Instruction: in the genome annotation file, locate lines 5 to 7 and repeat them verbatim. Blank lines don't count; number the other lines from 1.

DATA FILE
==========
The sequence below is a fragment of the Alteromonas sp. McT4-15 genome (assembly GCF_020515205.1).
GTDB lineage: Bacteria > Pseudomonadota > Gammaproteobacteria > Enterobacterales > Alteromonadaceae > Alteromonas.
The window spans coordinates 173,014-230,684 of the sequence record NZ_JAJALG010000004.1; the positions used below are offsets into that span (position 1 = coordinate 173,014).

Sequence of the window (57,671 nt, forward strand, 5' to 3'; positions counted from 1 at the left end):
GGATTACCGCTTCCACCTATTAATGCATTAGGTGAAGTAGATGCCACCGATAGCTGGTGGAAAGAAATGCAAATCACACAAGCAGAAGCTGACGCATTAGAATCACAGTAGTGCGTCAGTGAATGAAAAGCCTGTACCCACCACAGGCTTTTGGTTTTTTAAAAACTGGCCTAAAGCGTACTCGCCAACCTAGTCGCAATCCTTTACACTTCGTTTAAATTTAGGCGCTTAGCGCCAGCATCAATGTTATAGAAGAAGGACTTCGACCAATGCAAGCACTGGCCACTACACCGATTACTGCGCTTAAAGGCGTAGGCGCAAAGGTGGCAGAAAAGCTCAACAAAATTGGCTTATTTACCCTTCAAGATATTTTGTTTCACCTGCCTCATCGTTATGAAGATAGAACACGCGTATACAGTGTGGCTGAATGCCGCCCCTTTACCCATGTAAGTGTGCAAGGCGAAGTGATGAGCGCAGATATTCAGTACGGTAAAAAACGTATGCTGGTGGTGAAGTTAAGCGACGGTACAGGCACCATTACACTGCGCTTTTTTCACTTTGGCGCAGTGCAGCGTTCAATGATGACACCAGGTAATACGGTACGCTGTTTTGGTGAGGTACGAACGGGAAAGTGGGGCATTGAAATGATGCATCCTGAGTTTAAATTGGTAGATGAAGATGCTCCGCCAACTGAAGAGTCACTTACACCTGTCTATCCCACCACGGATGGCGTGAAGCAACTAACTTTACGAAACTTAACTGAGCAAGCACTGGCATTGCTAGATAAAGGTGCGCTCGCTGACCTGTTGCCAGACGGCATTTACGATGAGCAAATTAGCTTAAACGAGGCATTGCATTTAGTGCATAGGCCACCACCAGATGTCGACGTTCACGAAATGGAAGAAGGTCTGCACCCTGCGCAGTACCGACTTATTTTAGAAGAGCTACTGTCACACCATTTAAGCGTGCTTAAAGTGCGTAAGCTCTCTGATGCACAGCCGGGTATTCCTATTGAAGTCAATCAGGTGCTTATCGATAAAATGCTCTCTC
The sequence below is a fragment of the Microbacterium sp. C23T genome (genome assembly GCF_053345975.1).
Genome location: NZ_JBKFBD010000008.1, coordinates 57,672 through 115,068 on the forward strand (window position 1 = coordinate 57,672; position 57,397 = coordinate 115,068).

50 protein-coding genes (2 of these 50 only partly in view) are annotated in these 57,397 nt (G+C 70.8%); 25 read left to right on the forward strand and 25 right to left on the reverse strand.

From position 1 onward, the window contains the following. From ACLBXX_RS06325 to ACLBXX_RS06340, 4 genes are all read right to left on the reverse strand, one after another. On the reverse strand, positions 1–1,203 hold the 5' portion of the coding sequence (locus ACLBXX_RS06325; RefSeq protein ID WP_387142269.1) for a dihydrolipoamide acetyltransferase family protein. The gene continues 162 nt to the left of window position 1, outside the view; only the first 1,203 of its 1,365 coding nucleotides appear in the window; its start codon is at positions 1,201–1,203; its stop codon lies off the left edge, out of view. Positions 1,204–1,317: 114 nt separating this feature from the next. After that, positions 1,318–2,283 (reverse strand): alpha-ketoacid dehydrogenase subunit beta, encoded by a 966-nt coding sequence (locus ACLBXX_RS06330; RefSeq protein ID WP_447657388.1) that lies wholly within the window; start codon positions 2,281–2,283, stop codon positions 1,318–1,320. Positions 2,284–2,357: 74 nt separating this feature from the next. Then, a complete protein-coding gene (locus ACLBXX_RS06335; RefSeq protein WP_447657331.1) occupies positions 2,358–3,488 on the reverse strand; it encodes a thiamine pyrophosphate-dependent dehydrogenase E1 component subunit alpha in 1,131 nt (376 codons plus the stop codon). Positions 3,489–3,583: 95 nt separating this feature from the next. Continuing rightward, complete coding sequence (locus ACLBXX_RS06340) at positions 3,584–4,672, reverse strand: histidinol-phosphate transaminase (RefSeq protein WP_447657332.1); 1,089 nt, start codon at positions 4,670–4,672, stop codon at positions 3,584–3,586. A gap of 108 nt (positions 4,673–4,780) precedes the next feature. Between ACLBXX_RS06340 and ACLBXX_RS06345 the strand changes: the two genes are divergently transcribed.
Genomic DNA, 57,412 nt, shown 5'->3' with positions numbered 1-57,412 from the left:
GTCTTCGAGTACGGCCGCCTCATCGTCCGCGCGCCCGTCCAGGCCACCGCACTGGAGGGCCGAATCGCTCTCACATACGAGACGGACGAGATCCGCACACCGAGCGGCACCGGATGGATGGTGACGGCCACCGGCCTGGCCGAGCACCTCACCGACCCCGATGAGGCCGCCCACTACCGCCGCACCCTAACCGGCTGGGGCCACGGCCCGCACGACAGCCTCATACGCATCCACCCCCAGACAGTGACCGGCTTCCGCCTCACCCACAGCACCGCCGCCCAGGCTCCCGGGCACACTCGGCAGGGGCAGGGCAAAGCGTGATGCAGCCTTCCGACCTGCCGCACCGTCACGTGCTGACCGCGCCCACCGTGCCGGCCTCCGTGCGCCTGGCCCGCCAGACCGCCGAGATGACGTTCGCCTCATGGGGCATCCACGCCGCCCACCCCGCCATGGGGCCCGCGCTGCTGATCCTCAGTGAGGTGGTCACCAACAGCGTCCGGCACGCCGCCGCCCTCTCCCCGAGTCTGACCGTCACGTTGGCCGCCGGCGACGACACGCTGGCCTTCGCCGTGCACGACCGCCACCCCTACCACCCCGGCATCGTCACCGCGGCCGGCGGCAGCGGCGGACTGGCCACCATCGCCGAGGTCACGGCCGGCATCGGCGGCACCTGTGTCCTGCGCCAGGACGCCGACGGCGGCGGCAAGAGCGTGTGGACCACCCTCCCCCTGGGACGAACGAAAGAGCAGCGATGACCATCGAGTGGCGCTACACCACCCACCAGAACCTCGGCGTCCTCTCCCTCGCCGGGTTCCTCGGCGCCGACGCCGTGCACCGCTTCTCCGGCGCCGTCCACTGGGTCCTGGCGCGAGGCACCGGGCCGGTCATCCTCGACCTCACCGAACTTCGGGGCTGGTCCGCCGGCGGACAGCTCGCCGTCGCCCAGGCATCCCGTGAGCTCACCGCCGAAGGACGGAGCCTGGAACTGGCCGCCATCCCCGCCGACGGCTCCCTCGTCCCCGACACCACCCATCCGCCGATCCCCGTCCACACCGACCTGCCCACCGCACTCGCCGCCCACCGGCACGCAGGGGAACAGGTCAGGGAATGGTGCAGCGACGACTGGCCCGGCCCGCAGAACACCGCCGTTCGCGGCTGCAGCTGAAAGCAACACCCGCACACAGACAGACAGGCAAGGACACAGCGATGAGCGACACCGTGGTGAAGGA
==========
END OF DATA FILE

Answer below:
GGATTACCGCTTCCACCTATTAATGCATTAGGTGAAGTAGATGCCACCGATAGCTGGTGGAAAGAAATGCAAATCACACAAGCAGAAGCTGACGCATTAGAATCACAGTAGTGCGTCAGTGAATGAAAAGCCTGTACCCACCACAGGCTTTTGGTTTTTTAAAAACTGGCCTAAAGCGTACTCGCCAACCTAGTCGCAATCCTTTACACTTCGTTTAAATTTAGGCGCTTAGCGCCAGCATCAATGTTATAGAAGAAGGACTTCGACCAATGCAAGCACTGGCCACTACACCGATTACTGCGCTTAAAGGCGTAGGCGCAAAGGTGGCAGAAAAGCTCAACAAAATTGGCTTATTTACCCTTCAAGATATTTTGTTTCACCTGCCTCATCGTTATGAAGATAGAACACGCGTATACAGTGTGGCTGAATGCCGCCCCTTTACCCATGTAAGTGTGCAAGGCGAAGTGATGAGCGCAGATATTCAGTACGGTAAAAAACGTATGCTGGTGGTGAAGTTAAGCGACGGTACAGGCACCATTACACTGCGCTTTTTTCACTTTGGCGCAGTGCAGCGTTCAATGATGACACCAGGTAATACGGTACGCTGTTTTGGTGAGGTACGAACGGGAAAGTGGGGCATTGAAATGATGCATCCTGAGTTTAAATTGGTAGATGAAGATGCTCCGCCAACTGAAGAGTCACTTACACCTGTCTATCCCACCACGGATGGCGTGAAGCAACTAACTTTACGAAACTTAACTGAGCAAGCACTGGCATTGCTAGATAAAGGTGCGCTCGCTGACCTGTTGCCAGACGGCATTTACGATGAGCAAATTAGCTTAAACGAGGCATTGCATTTAGTGCATAGGCCACCACCAGATGTCGACGTTCACGAAATGGAAGAAGGTCTGCACCCTGCGCAGTACCGACTTATTTTAGAAGAGCTACTGTCACACCATTTAAGCGTGCTTAAAGTGCGTAAGCTCTCTGATGCACAGCCGGGTATTCCTATTGAAGTCAATCAGGTGCTTATCGATAAAATGCTCTCTC
The sequence below is a fragment of the Microbacterium sp. C23T genome (genome assembly GCF_053345975.1).
Genome location: NZ_JBKFBD010000008.1, coordinates 57,672 through 115,068 on the forward strand (window position 1 = coordinate 57,672; position 57,397 = coordinate 115,068).